Why Drink Brains?

“You’re in Cardiff, why drink Brains? Thriving micro scene nowadays…”

We popped to Cardiff yesterday, a city neither of us knows, and had a poke around the pubs in between bouts of architectural appreciation. The main things we wanted to achieve on this preliminary reconnaissance mission were (1) to visit the Tiny Rebel bar and (2) drink some beer from Brains, the dominant local family brewer, as near to its home as possible.

The above question was put to us on Twitter by veteran beer appreciator and Guardian letters celebrity Keith Flett (Twitter, blog), who spends quite a bit of time in Cardiff, when he noticed us Tweeting about a nasty, buttery pint of Brains Dark.

It’s an understandable question and we’re on the receiving end of, or see, similar every day. It can be frustrating to remotely observe someone missing all the good bits of a town you know and fearing that they’ll be judging it harshly by the places they do end up. We used to get a bit like this when we saw that people had been to Penzance and visited The Crown but not The Yacht, for example.

More examples can be seen in the response to Tandleman’s visit to St Albans before Christmas. His report made no claim to being The Definitive Guide and looked like just the kind of gut-instinct ramble we tend to prefer to regimented guidebook ticking but people couldn’t help responding with lists of the pubs he and E ought to have gone to instead, with an implied silent scream.

These days there’s almost nowhere in the UK that doesn’t have a couple of pubs preferred by the local cognoscenti and a quick bit of Googling or searching Twitter means that there’s really no excuse for wasting time and effort on sub-standard venues in a strange town.

Except that, for one thing, it’s half the fun. Being told exactly where to go and what to avoid is like using cheat mode on a computer game, or looking at the answers on a quiz. Trying to fathom the politics, dynamics and culture of a place you don’t know is a kind of puzzle and unless you’re on a mission, or perhaps a commission, then feeling your way around and making wrong turns is what makes it stimulating. Especially if you know you’re going to go back some other time, as we do with Cardiff, and Tandleman made clear he intended to do with St Albans, so a few duds don’t really hurt in the long run.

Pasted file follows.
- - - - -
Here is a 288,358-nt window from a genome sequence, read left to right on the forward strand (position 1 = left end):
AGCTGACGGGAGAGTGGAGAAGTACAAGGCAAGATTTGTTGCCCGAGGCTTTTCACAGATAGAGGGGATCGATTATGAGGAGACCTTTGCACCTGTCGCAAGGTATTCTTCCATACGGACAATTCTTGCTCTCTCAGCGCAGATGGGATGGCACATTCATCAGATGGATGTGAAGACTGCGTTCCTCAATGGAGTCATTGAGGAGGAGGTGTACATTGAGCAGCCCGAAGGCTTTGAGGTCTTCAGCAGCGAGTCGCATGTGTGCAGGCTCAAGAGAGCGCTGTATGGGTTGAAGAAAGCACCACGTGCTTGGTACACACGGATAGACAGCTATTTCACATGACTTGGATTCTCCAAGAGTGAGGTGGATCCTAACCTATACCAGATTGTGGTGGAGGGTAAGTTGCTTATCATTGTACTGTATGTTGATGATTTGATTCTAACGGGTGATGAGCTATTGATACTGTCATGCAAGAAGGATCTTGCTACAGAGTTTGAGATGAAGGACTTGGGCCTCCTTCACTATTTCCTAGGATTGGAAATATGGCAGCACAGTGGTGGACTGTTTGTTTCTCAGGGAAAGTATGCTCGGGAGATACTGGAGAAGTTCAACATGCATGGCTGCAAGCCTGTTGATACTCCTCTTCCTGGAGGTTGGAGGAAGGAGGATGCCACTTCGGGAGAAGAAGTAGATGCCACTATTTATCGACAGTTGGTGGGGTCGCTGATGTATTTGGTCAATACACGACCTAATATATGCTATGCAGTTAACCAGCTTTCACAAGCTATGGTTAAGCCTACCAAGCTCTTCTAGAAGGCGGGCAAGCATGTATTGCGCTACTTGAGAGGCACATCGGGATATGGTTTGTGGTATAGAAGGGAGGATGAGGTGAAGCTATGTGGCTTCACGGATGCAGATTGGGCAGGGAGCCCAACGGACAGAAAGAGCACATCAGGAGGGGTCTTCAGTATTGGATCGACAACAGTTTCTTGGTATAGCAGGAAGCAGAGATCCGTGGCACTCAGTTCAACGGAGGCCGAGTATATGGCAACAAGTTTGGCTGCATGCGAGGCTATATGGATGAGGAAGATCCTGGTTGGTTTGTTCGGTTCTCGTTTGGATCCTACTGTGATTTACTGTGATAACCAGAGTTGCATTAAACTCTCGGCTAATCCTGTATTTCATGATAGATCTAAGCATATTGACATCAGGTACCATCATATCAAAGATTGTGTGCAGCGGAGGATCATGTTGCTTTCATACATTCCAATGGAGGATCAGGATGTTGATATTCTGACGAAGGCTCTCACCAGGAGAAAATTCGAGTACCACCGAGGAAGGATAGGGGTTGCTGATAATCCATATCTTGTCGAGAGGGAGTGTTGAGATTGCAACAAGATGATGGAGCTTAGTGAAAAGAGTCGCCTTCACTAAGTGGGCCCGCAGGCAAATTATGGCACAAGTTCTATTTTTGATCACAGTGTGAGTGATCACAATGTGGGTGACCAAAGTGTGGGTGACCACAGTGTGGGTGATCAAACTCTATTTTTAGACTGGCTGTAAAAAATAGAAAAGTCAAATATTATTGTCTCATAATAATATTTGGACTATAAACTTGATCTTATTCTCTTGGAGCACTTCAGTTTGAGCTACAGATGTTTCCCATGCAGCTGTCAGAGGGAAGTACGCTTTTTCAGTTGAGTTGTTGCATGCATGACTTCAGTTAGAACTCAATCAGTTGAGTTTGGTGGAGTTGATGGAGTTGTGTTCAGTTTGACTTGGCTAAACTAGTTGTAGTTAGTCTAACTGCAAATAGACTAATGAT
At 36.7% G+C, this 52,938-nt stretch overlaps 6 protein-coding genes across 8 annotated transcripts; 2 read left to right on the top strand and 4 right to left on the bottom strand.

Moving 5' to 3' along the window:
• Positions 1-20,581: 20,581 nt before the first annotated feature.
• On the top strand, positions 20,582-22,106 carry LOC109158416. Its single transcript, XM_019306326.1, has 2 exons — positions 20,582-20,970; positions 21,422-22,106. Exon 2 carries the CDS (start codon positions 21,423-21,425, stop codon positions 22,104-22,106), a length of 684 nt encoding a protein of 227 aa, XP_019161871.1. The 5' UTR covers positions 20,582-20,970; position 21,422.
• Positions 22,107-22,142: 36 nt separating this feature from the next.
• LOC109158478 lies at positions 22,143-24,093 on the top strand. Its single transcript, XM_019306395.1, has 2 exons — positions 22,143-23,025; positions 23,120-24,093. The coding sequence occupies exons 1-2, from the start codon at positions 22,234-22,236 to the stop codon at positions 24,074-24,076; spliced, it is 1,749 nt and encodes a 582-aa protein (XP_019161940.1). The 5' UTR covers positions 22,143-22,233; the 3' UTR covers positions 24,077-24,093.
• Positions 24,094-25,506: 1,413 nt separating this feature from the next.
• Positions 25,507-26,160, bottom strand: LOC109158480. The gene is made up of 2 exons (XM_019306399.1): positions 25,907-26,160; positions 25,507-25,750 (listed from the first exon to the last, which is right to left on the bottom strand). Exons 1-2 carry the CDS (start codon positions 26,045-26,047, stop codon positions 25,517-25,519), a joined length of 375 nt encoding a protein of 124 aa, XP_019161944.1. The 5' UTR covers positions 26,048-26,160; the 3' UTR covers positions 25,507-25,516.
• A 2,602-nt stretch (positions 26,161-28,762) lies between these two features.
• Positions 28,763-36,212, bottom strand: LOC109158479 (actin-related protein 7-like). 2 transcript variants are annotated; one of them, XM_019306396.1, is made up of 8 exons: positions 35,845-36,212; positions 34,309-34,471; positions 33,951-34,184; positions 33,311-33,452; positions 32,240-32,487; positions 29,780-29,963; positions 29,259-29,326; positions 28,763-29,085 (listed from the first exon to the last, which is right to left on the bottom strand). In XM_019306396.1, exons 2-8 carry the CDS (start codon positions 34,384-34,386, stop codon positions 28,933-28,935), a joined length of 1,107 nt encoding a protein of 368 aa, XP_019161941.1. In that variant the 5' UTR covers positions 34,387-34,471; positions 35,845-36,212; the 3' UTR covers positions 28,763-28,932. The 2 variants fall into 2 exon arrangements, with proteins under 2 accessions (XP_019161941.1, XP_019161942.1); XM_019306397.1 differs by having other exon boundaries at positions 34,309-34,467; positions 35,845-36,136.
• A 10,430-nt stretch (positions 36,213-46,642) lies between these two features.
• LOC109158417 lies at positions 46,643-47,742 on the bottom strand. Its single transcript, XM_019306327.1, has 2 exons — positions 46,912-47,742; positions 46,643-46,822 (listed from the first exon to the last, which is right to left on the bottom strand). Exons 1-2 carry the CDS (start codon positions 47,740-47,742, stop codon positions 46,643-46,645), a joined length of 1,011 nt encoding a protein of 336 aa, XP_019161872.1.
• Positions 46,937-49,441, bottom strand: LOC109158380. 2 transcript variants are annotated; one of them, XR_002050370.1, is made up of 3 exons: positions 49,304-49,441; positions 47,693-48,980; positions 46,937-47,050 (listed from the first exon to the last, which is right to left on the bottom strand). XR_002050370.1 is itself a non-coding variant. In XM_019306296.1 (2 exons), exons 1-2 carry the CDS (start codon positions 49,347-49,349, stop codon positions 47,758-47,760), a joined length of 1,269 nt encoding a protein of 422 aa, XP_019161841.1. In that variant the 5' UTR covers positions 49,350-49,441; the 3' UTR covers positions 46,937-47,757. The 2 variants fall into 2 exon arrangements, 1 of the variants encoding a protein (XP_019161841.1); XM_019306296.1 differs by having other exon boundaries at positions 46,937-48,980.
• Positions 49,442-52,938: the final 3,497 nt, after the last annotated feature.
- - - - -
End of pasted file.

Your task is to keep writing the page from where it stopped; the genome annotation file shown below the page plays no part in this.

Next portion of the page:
Then there’s the fact that the hive mind is sometimes wrong, or at least tends towards the safe. In the last couple of years, as we’ve got braver and more adventurous in our pub-going, we’ve discovered lots of lovely pubs that nobody ever seems to recommend, as well as a few bloody awful ones that lots of other people seem to love. And we do prefer pubs to bars, and especially tap rooms, towards which so many social media recommendations seem to steer.

Finally, there’s the importance of making our own judgement. If we swerved Brains because everyone else told us to we’d feel as if we’d been lazy. If we’re going to say Tiny Rebel is better than Brains we want that to be on the basis of having actually drunk a fair bit of Tiny Rebel and a fair bit of Brains in different places at different times, rather than just going along with the prevailing view. We have a soft spot for old family brewers, too, so there’s certainly no guarantee we will prefer the products of the micro-scene.

Ultimately, if you want to know a place you have to experience the mediocre as well as supping at the cream. You don’t know London if you’ve never felt slightly scared in a darkened underpass; you don’t know Cornwall if you’ve been to genteel St Ives but not down-to-earth Redruth; you don’t know most towns or cities if you’ve never been in the suburbs on a wet afternoon.